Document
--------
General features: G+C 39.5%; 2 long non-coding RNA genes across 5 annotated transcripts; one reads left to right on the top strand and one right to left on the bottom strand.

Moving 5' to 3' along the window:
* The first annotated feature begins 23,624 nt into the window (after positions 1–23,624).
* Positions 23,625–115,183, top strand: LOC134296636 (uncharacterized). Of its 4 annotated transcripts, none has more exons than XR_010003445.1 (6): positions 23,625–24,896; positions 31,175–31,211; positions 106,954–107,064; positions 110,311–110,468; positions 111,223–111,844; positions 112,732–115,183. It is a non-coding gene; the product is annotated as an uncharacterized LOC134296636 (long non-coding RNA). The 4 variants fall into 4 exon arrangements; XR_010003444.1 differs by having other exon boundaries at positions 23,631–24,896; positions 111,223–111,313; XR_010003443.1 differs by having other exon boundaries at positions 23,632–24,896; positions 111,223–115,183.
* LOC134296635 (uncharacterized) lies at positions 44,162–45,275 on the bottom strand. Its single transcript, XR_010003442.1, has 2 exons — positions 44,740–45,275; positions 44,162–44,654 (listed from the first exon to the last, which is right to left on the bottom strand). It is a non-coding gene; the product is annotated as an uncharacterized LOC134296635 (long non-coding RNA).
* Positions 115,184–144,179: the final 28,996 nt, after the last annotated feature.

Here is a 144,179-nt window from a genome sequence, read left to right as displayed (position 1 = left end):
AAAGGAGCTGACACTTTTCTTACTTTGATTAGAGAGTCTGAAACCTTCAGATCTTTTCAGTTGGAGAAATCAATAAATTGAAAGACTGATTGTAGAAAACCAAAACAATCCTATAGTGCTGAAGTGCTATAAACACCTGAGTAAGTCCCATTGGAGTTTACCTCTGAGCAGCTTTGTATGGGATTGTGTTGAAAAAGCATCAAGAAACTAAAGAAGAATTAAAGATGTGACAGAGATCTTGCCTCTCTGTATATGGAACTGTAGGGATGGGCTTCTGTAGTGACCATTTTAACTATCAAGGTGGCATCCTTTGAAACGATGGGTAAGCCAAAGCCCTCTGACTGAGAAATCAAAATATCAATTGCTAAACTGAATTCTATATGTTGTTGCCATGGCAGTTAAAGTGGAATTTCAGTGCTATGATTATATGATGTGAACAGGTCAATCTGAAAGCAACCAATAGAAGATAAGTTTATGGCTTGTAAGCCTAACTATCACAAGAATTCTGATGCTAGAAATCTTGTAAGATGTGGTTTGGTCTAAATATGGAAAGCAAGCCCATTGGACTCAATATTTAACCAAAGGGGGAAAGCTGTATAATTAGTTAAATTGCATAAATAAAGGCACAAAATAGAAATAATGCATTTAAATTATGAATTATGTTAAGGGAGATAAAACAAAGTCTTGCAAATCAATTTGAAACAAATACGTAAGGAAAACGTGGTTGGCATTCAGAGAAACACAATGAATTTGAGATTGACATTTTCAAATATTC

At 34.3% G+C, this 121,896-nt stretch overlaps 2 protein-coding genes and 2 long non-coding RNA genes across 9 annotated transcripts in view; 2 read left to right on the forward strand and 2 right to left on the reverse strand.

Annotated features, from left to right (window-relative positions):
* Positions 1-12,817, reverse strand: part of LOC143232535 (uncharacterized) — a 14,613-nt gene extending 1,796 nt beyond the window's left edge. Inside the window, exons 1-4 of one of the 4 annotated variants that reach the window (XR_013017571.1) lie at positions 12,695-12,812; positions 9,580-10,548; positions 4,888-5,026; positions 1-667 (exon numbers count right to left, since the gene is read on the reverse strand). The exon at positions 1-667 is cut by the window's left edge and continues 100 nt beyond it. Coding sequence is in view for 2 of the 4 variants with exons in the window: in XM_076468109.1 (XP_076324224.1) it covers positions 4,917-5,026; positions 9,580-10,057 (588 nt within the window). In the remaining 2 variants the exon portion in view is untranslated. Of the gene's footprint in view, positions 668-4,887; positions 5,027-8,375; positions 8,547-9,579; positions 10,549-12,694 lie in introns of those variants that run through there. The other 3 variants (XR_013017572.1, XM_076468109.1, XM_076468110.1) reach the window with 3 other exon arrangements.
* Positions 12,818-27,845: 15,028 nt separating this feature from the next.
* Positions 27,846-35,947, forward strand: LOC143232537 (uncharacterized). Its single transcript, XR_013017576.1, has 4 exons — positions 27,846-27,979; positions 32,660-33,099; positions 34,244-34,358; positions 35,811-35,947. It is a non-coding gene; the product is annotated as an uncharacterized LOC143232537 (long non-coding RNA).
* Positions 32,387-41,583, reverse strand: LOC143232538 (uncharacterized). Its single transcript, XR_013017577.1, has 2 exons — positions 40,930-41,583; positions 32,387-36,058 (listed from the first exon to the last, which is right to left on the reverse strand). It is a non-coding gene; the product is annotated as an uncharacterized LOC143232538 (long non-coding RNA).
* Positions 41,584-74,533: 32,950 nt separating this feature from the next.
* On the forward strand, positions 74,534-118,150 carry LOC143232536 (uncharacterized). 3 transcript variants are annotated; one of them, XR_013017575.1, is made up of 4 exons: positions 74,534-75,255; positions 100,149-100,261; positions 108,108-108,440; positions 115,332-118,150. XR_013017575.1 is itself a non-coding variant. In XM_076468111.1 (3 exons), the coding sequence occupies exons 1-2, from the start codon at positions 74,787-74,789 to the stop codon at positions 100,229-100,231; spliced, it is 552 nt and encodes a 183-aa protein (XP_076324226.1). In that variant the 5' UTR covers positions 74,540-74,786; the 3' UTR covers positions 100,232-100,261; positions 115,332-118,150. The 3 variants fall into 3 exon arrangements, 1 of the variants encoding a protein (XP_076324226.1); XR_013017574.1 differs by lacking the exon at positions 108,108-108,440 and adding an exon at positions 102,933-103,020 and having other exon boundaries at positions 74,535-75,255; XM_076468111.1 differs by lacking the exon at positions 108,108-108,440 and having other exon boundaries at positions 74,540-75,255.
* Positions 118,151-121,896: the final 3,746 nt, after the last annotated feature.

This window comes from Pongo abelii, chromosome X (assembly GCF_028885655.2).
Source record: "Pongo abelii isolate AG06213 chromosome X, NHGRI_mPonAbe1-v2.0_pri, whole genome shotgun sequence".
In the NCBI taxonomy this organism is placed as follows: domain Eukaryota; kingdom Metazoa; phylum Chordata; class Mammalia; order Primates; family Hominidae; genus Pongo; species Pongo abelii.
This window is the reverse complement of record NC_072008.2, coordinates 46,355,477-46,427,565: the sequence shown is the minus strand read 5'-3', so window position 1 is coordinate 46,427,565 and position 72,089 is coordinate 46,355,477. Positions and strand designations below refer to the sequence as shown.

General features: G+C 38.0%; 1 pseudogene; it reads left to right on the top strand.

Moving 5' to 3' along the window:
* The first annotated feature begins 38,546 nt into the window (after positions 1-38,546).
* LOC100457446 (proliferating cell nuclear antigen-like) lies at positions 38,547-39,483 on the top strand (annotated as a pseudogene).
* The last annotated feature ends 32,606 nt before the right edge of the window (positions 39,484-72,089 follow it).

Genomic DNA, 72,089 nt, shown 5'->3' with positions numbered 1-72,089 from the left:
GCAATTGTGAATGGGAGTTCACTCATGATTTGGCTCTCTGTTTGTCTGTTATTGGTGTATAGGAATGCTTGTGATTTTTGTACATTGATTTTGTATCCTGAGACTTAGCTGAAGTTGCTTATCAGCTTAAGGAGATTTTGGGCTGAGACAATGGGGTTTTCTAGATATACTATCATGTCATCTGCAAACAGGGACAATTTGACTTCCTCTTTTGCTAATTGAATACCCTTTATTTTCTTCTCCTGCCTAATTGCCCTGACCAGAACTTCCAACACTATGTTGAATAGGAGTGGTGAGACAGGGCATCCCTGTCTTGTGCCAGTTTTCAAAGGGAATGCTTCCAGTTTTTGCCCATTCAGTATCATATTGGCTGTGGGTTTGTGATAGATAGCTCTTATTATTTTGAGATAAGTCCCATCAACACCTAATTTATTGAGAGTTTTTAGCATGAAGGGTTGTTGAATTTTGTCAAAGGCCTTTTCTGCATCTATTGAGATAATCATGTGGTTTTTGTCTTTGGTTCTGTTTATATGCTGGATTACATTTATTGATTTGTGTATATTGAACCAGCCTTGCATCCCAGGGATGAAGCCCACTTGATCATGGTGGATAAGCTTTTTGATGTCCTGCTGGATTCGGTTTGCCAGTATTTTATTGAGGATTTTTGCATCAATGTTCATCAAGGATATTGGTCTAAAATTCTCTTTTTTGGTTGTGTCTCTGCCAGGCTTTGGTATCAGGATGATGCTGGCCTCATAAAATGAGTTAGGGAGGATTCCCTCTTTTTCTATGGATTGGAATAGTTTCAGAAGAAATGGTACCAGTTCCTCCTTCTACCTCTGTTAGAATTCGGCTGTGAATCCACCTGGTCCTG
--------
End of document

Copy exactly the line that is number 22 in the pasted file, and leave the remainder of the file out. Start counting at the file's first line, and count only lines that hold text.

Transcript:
General features: G+C 38.0%; 1 pseudogene; it reads left to right on the top strand.